31. When no help is a big help.

Hi,The other day, I found a baby sparrow chirping and hopping on the ground. A few minutes later, I realized that the baby sparrow was hurt and was hopping. For a while, I was clueless as to help the baby bird or not. Let’s name the baby sparrow ‘Birdie’ in the rest of the following post.

Watching her continuously chirp and hop for a couple of minutes, I finally approached her. The closer I got to Birdie the further she hopped from me, and let me add she is a pretty quick hopper. The Birdie was very nervous of me but I was more of her. I decided to place her in a shoe box aka rescue shelter I made with food, water, leaves and flowers in it.

After further debate on helping or not helping the birdie, I decided to place her in the shoe box.When I finally tried to hold such a tiny bird in my hand, it was a sweet yet scary experience. I did not want to hurt Birdie by holding her and at the same time could not leave her to fend for herself. So, I really had to find a lot of courage within me to convince myself that I would not hurt the Birdie by holding her as much as I would if I left her to fend herself given the fact she was hurt and still  a baby.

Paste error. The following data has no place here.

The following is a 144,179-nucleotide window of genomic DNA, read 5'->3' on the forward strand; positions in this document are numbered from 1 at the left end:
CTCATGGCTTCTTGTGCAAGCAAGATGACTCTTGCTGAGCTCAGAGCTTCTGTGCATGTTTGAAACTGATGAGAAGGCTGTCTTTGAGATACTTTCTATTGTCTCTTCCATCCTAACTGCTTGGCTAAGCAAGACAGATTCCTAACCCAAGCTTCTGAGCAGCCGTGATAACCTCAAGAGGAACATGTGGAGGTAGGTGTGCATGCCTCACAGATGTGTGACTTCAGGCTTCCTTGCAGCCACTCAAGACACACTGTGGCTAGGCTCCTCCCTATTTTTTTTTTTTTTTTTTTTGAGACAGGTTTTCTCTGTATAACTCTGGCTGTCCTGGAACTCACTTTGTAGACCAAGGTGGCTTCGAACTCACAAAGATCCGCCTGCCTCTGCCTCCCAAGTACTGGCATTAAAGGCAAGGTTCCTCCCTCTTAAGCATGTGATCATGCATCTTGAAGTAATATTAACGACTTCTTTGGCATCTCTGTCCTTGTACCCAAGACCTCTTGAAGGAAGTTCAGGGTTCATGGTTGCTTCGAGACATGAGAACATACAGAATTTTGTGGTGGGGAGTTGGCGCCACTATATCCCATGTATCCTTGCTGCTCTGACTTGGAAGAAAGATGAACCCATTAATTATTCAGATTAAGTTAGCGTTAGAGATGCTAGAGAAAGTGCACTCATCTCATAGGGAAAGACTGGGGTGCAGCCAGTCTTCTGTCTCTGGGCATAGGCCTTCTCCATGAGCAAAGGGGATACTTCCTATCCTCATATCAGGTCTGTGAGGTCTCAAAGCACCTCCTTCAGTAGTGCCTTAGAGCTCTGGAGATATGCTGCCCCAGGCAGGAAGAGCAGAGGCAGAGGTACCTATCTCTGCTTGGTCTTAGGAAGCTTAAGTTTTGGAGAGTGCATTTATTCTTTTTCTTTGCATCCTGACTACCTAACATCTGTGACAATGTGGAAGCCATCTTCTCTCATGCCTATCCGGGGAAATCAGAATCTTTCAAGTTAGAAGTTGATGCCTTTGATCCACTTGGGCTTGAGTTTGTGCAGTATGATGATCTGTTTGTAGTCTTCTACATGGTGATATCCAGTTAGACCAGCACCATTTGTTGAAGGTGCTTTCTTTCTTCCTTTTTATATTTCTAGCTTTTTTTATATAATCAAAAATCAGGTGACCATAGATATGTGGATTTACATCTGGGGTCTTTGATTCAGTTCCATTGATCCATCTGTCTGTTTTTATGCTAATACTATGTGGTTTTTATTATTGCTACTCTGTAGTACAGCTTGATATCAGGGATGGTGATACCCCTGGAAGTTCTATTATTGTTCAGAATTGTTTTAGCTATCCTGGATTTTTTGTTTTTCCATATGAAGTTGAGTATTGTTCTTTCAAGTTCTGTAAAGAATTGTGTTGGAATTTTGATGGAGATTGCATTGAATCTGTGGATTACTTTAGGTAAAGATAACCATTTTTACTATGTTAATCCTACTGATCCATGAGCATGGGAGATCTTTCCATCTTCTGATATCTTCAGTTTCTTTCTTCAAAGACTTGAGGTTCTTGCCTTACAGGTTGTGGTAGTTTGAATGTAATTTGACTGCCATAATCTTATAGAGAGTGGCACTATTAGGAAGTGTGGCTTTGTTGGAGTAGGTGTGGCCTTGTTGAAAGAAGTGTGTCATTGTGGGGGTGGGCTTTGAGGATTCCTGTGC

When I placed the Birdie in the shoe box, she was still scared. She did not seem to like the leaves/flowers or notice the food and water that was placed for her in the box. The Birdie used the shoe box as a bathroom and nothing else. I was a little upset that Birdie could not understand what I was trying to do for her. After a little while, Birdie seemed to feel a little less scared but still seemed uncomfortable. I reorganized and placed the shoe box in such a way that if she wanted to hop away from the box into bushes nearby, she could. Needles to say, Birdie seemed more than happy to hop away and hide in the bushes nearby.

Though I still felt a little sad that Birdie could not appreciate my efforts to help her, I felt happy knowing that she found shelter near the bushes instead of open space in the grass, given there was a weather forecast of thunderstorms in a couple of minutes.

When I showed my sister Sru, the following photos of the Birdie and my efforts to  help her; Sru said maybe the best help would have been me not helping the Birdie. Though what Sru told me makes sense, I still am not sure if I made the right choice or the wrong choice by placing her in a shoe box. As hard as it is, I think Sru was right; I should have chosen to help the Birdie by letting her help herself instead of making her go through a terrifying experience of getting (wo)man handled.

P.S. After an hour, I went back to see if  Birdie was still hiding in the bushes. She was not. The Biride is safe, probably she flew away or hopped away.

Baby Sparrow (Birdie) hiding in the grass.
The shoe box aka bird rescue shelter.
Birdie hiding in a corner in the shoe box.
Birdie seemed to get a little less scared after a while, yet seemed to be scared of the box/me.
Birdie hiding in the bush. An hour later, I did not find her here or anywhere close by. She probably flew away or well hopped away.

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